gunsmith's shop? Becsuse .it contains
Dwlinie pieces (Jbw.a.juf..ta)
Wz rSeDAY, Nouv:.itvnaa W. 16ed.
W# will cling to the Pillars efthe Tenplc oft
our Libertes.and if it must fall. we will Perish
amidst the Ruia."
JOHN C. CALHOUN.
Not subject to the action of any Conrnalion. I
Gan, JA31ES H. 1HA33OND.
FOR V. S. s:NATOR.
Gen. GEORGE -'.i Fi"E
Col; WITFIELD liitoOKs.
Congressional Election.-S. W. Trotti. F..
has heen elected to Congress. I rom the District
composed of Barnwell. Riclain. Lexington.
Orangeburg. to fill the vacancy occasioned by
the resignation of the lion. s. II. Batler.
ET It is stated in the Vickshurg Sentinel.
that a personal reconciiation hasi been brought
about between Genleral Jackson and the lon.
John C. Calhon a.
Alexander Drysdale. F.'g.. ef Savannah. h1,1
been appointed by the Preident Attorney f!
the United States fir Georgia, vice S. Cohien.
Georgia.-The Legislature osftIhis State a..
semubled at Milledgeville, on Moiday the 7th
inst. Both Houses were organized I'y choas.
ing the following'naned gentlemen as their of
ficers for the present sesAion.
Inl the Senate, Gen R. .1. rchol. of Wal
join, was elected Premlent, and Mr. Janices
Jackson, of Walton, Secre:ary. In tie lionse.
Gen. W. B. Wolffrd. of laer-harn, was elect.
ed Speaker, and .r. Join 11. Ilyson, of Wilkes,
EDdaange l.ank of Brunsaeich.-The Augus.
ta Sentinel ha,- the lollom aug annexed to its
Ezehange Table ot' th 9th inst.:
" It will be oh-erved, that we have altered
our figures of the vaine ot tiee bills of the Ex- i
change Bank ur Brunswick. which we have I
been induced to do, frotu the asistrance i
Messrs. Peck & Dearing, that arreangements
have been made with them. by which they will
redeem the bills nhenever presented. and in
whatever atnoutat, in specie funds. It is. flow.
account of the rannettauon of the Treaty with
England. .vhich toeok place ir. Lonadon on the
14tth ult. .Mr. Ilewich. the special agent of
thte State l)epartmnen'. has takena passage in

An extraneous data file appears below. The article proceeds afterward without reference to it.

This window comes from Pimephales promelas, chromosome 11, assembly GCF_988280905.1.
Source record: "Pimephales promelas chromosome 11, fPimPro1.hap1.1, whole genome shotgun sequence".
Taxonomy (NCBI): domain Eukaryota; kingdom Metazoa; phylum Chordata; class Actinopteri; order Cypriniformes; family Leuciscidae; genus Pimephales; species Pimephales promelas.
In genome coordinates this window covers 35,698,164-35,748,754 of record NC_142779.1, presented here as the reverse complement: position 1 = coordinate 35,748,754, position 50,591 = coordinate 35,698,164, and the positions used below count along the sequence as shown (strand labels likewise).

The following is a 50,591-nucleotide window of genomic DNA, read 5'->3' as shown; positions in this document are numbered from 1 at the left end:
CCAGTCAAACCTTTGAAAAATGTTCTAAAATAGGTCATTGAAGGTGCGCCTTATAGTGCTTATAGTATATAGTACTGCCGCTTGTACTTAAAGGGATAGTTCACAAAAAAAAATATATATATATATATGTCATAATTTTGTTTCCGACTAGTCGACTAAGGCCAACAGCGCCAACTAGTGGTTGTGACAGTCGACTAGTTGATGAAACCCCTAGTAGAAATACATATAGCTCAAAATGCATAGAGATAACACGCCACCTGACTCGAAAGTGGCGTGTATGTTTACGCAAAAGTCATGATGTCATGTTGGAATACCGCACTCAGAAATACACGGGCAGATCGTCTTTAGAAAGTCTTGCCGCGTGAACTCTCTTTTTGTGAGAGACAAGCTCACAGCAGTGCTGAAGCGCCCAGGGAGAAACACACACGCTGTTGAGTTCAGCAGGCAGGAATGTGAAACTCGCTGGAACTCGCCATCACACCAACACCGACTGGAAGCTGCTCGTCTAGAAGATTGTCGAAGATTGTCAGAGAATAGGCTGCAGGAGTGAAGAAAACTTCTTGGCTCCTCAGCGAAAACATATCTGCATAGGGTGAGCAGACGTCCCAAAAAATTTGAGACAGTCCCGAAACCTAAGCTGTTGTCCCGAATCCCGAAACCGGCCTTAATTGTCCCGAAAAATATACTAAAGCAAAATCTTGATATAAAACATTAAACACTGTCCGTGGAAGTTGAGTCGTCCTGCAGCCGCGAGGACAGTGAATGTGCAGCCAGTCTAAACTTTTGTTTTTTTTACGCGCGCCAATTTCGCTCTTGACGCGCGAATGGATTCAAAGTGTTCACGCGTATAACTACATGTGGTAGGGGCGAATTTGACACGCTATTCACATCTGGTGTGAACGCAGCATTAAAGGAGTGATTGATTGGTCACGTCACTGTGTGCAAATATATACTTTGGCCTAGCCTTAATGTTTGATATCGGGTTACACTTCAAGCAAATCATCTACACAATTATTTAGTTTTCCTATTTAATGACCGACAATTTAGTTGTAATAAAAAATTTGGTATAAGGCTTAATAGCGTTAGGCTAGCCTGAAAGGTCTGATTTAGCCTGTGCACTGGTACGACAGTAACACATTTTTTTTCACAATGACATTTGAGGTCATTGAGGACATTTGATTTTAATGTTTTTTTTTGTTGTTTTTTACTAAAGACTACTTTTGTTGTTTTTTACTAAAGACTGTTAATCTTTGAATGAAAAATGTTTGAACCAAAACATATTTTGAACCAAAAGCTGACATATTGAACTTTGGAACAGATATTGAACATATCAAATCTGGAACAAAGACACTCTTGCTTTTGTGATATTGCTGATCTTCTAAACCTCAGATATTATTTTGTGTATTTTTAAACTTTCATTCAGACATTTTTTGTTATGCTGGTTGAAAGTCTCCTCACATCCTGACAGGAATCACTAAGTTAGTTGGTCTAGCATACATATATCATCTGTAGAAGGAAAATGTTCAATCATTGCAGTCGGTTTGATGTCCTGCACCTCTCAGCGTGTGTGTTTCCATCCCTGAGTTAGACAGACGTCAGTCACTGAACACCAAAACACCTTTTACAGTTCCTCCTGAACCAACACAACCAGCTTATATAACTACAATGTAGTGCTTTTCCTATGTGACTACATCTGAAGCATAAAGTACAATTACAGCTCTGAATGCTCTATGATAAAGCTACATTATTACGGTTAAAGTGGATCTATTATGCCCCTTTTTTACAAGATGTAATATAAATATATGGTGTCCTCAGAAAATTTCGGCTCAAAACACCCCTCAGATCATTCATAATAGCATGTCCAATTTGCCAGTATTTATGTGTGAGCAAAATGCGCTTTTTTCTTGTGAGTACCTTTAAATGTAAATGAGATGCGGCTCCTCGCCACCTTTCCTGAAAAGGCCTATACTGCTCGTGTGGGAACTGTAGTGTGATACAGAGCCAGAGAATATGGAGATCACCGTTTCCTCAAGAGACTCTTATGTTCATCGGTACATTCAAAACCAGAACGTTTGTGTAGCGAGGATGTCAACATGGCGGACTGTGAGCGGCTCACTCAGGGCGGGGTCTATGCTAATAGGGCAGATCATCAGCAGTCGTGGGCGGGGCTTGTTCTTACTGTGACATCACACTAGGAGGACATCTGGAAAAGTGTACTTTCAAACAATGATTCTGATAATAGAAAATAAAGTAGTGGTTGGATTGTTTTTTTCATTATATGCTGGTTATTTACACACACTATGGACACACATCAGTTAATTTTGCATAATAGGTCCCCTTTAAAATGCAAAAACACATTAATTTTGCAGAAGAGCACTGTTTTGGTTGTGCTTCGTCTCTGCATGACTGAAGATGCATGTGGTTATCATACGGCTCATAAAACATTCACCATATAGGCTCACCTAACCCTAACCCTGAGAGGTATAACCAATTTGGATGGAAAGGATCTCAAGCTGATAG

the Great We-tcrna. toa :-ail fromt Bristol oan the
22d, wvho n' ill no donhtt bring out the Treaty.
The Washinegtona Madison ian says:-" We
learn that the accoauntinag cilicer. of' the Trea
sury hate adjusted the accomnts of the $tatei
and Trerritoaries undacer the I~arnbutioan Act. amie
that tihe Goavernaors heave been no'tified by thei
Trea-ary' Departmnent of' the aeaaonntas payale
to their re-.pective Stnac. The amaounat :na lha
divided as $:A..0 ll . exct'n~am e of thne tean
peri centumn toe the St:ates in winch thec landa
Trresury 'ere.-T1la beanonut ofl Treasr
Notra' antatambialne a'n the I et m-.tant, wa.
olicially stuted. $10 .tl3tt,f"'.
Raail Roaed competed -Thi"teRihoea'l lan
qAirer state.s thea thee Inial RtoadI betwveen thae
Potomac river anad Fraede.re.ceburg-the -" tist~
link" ini the lanag Atlantic chamu, wi ll tee eanm.e
pleted in the couarse oft a fewn days. Thlaia wi ll
add vastly ao thae coaaforts of travellers ona this
reote, andt will sami e some hours ot' ime, as the
trilp betweena Richmoiana dtti lIda iore.
Silk-The baoaanty piid can Silk thai- yeair.
froma tile Treasuary of thae St.tte of Mj~sachau
En.'hsl flank Itobbe.- he N. Y. Courier
anad Fanqauirer, say<. that Fdmutand Bnrdekin.
whlo is repor ted as haiv ing :abaconrdedl wnhl .t'90:
t000 of the ftunds oft thne Bank eat Fanglande. hadl
been seen ini Albeany. N. Y.. a day ear two af'
tea the arrival of the Blritana bay ana Faiglish
gentlemanaa who kne'w haitm personaally. Both
partics prasa'ed mt thec street wtthaout anay taekena
oif recogntitioin. The asuppeosationa am Laagland
wa, that Budekin took paassage tan the Biritatn
The lIho4le lo.-An Fngliaht ptaper states.
that a 1Iog tnt to years oald. w'as exhibaitedl at
the late FEast Rtidhing Agracnituaral $ocwaty of
England, which weighaed nearly 200O stonec, oar
Neacfjrshioned Pogatoes. -We a nd it
stated itn several of 'aur exchlaange paer
that a now lpecies of pot~Sto ptlant hiasjur-t
been imparted frnom South Atinerica. The
fruit, it it said, grow~s on vitaes like pitmp
kins, and wvIll serve an arnamecnt arboara,
a single seed ptato being sa!iienert tu
cover a veradab. Oue advaniae wvhich
this above-ground vegietabale ta,. as, that
the finest potatoes can be picked oil' th-u
out injury to the plants, lea'vinag thec small
poatoos to grotw to mnaturaty in due time.
OiT We have cuktivated the above spre-ics of:
-..e Potat., i ; t g.........a. c. h ls woYa
ud fiud dacy :.nswer verywell in or souil. We
hill. at sote future time. give an account of
ie mode to wihici we ekivaltg lh..o. Ve
av- :& ICw -ed on hand. which we will cheer.
ilty distrib te ihmong our frieuds.
Simms' Noulh-Carohna.-S. Bnhbeck
k Co., Cli.orleston.-A new and imfrov.
.1 edition of this charming and popular
dNory of our State, by our admired psoet
sid novelist, Simms. Our readers are
t are this has been especially ipared
or youth, and that it ha heei aopted as
i class book in our free seh, o's,gnd sever
i: private scihoola in our city and state;
alid a hidy of otur city brs published a se
ries of questions. adapked to it, in order to
render it %till imore available for the pur
posi ofeduicatiiin. WVe tru-st that a wide
circulation await* thi% nobnirah!.a andi pa
triotic conribtinill to Souhibert Literature,
%hichil, although pectuInarly designed fur